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Fertility-Boosting Nutrition: A Real Diet Plan to End All Diet Plans Blog Feature
Jill Hickey

By: Jill Hickey on March 18th, 2020

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Fertility-Boosting Nutrition: A Real Diet Plan to End All Diet Plans


“I’m doing keto.”

“I was on whole 30.”

“I am doing a cleanse.”

“I have been yo-yo dieting my whole life.”

If I had a dollar for every time I have heard something of this sort, I would be rich woman. 

To be honest, it breaks my heart a little bit each time… that’s why I am a Registered Dietitian Nutritionist at a fertility clinic. My goal is to supply everyone I meet with as much useful information as possible, especially when they fall victim to diet trends that are incredibly difficult to sustain and aren’t necessarily good for their bodies or their fertility. My wish is that everyone could embody a healthy lifestyle and be successful at maintaining it, but I know we all struggle in our own ways.

Why are these fad diets not a good idea when trying to conceive? Why should we always consider moderation over elimination? How does food play such a large role in our fertility?

And most importantly, what is the nutrition plan that will truly boost your fertility? It’s much simpler than you think.

The Dietitian Nutritionist-Fertility Patient Relationship

My job at RMA of CT is to help my patients sort through the fallacies out there and help them find a healthy way of eating - a healthful, sustainable lifestyle. Most importantly, I aim to show them options that will help them along their path to fertility and prepare their body for a healthy pregnancy and baby.

In doing so, us dietitians can get a bad rap… people are often afraid to tell us what they really eat or what diet they are actually following or what supplements they’re secretly taking. They are afraid we will judge them or tell them they are wrong or overwhelm them.

Please trust me when I say, I’m not judging you or your choices.

In fact, if you ask my colleagues, friends, and family, they would all be able to recite my motto perfectly: everything in moderation.

If you are in my office, I am instilled with the responsibility to steer you away from guilt, fads, unbalanced eating, and empower you with the tools that I believe in and know will help you along your path to fertility and prepare your body for a healthy pregnancy and healthy baby. My goal is offer you real options that fit your lifestyle, not make you feel guilty about past or current choices.

We all want the same thing here: for you to be healthy and happy and for a successful pregnancy!

What is Included in a Fertility-Friendly Nutrition Plan?

For your care team at RMA of CT and me, it’s not about a diet – it’s about embracing a healthy lifestyle. That’s why all those fad diets like keto, paleo, and cleanses aren’t ideal for a well-rounded wellbeing. They are based on elimination, and as we already know by now, I am not a fan of elimination.

A good nutrition plan starts with balance and inclusion. In order to acquire that balance, I believe in basing your meals around three main food groups.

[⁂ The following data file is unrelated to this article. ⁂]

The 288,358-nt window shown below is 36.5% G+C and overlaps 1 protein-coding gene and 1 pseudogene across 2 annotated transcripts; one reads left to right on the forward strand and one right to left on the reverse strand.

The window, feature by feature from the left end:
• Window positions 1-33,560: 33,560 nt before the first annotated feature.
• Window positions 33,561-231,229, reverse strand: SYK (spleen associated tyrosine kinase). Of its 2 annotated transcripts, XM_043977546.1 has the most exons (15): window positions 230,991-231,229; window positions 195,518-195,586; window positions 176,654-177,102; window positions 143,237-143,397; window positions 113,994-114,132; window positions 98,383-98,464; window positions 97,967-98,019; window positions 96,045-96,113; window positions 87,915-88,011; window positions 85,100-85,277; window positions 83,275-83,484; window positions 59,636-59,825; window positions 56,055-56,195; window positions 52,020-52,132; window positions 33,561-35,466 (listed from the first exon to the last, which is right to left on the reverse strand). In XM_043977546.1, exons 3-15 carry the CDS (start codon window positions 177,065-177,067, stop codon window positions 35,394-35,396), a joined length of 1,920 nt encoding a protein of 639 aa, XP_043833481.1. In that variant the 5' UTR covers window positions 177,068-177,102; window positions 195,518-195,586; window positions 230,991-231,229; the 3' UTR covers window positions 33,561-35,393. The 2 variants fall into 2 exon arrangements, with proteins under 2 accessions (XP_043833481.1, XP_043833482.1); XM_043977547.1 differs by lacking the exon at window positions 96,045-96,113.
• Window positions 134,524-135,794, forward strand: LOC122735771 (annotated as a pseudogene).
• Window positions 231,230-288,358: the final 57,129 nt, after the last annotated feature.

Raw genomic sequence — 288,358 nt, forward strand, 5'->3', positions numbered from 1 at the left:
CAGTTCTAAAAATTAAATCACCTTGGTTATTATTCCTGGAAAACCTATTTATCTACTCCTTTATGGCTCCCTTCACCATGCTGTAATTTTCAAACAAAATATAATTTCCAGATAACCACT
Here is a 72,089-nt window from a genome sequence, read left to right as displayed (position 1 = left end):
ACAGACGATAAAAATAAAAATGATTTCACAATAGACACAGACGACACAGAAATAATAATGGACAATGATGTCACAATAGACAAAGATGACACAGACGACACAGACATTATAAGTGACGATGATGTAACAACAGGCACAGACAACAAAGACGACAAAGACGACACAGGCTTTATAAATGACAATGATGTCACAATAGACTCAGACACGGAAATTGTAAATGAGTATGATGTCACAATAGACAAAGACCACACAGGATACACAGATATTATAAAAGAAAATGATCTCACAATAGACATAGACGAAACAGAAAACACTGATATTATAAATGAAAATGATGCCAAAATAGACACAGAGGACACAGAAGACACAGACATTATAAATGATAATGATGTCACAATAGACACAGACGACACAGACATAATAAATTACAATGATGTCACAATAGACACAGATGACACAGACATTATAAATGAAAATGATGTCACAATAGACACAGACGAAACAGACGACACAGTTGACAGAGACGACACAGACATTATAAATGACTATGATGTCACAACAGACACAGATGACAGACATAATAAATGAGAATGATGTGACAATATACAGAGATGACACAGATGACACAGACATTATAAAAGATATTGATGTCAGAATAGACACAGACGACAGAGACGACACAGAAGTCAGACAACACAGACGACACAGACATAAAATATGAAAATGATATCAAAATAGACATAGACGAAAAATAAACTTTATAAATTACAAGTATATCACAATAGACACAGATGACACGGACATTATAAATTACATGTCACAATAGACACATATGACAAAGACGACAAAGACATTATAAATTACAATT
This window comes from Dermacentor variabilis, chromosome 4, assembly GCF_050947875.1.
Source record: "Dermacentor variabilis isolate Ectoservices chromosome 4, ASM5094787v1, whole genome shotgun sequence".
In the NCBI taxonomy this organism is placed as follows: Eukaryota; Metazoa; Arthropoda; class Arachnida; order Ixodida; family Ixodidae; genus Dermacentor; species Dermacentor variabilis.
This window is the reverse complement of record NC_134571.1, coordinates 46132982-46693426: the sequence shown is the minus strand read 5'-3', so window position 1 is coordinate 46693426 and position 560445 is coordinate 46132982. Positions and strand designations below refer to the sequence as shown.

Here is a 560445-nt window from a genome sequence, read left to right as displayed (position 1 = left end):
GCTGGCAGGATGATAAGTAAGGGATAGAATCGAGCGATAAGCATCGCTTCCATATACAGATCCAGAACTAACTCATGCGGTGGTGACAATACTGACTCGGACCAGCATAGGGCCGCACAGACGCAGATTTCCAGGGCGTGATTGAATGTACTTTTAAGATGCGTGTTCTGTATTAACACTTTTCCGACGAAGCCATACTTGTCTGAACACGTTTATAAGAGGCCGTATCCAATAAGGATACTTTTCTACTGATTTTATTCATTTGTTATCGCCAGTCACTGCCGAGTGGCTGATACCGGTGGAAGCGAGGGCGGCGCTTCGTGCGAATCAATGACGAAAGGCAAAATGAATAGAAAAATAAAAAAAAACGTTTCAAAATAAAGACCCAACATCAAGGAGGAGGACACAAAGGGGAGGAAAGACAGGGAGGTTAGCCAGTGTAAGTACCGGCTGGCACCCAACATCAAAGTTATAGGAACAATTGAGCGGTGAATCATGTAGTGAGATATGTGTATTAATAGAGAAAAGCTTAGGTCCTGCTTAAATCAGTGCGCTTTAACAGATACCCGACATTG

Complex Carbohydrates

What this means:

The first thing to include in your diet are complex carbohydrates - whole grains, ancient grains, fruit and vegetables that high in fiber, without added sugar

Give me an example:

Think lentils, legumes, quinoa, barley, bulgur, oats, winter squash, farro, and fresh or frozen fruits and veggies.

How do they help?

A car needs gas to go right?  Carbohydrates (aka: our gas) are the main source of energy our body needs to function. However, like with most things, the type we choose, and how much we put in our bodies matters. Complex/whole grain choices (as opposed to their refined alternatives)  are loaded with fiber which helps fill you up, slows the absorption of glucose into your blood stream, and provides your body with lots of micronutrients like B vitamins (including folate!) that will be beneficial to you and your baby.

Where fad diets fail:

A diet without complex carbs (i.e. Keto and Whole 30) leaves you missing out big time. 

How to include in your diet:

Adding a 1/3-1/2 cup of whole grains or starchy veggies with each meal can help give your body the energy needed to fuel your brain, ovulation, baby, and more.   Serve it as a side dish or add it to your salad (yes, they taste good cold too!) to help make a more balanced meal.

Healthy Fats

What this means:

Yes… include fats… but mostly the heart healthy fats like omega 3s and monounsaturated fats.

Give me an example:

Think low mercury fish (like salmon), nuts (walnuts are great!), nut butters, olive oil, and avocado.

How does it help?

Choosing more mono- and polyunsaturated fats can help improve insulin sensitivity and decrease inflammation. They can also improve your cholesterol levels, which we know can reduce time to pregnancy. The rich and creamy taste and textures they often bring to a meal can help increase your satiety, which means we’re less likely to overeat too.

Where fad diets fail:

Yes, fat is fat; all are equally high in calories which can add up if we are not careful, but not all fats are equal.  If we lose focus on the healthier choices, we potentially allow trans fats in – these guys have been shown to increase the likelihood of infertility. They contribute to more insulin resistance, increased inflammation, and do a number on our arteries (all are the opposite of what we are going for in our quest for fertility and overall good health).

How to include in your diet:

Drizzle some olive oil on your veggies to boost flavor, sprinkle some nuts or some avocado slices on your salad for some extra crunch and texture, or spread some nutbutter on your apple for a nutrient dense snack.


What this means:

Gotta include it. Important for cellular growth, development, repair, and metabolism. Kind of a big deal, right?

Give me an example:

Chicken, turkey, meat, beans, cheese, eggs, nuts, and low mercury fish.

How does it help?

In a well-renowned study cohort, known as the Nurses’ Health Study, they found that getting more protein from plant sources rather than animal sources had positive impacts on ovulatory infertility. Pairing your starchy grains with a protein can help slow the absorption of glucose into your blood stream, which is great for glucose/insulin control.

Where fad diets fail:

Again… not all sources are created equal! Following a high-protein diet typically has us consuming higher amounts of saturated fats and cholesterol coming from animal protein sources. That means loading up on these choices “shifts your balanced plate,” therefore, the intake of all the other healthy stuff we’ve been talking about falls short.  

How to include in your diet:

Keep your servings in check (3 oz of meat is equivalent to a deck of cards), choose lean cuts of meat, trim the fat from the edges, and include plant-based choices like lentils, legumes, nuts, seeds often.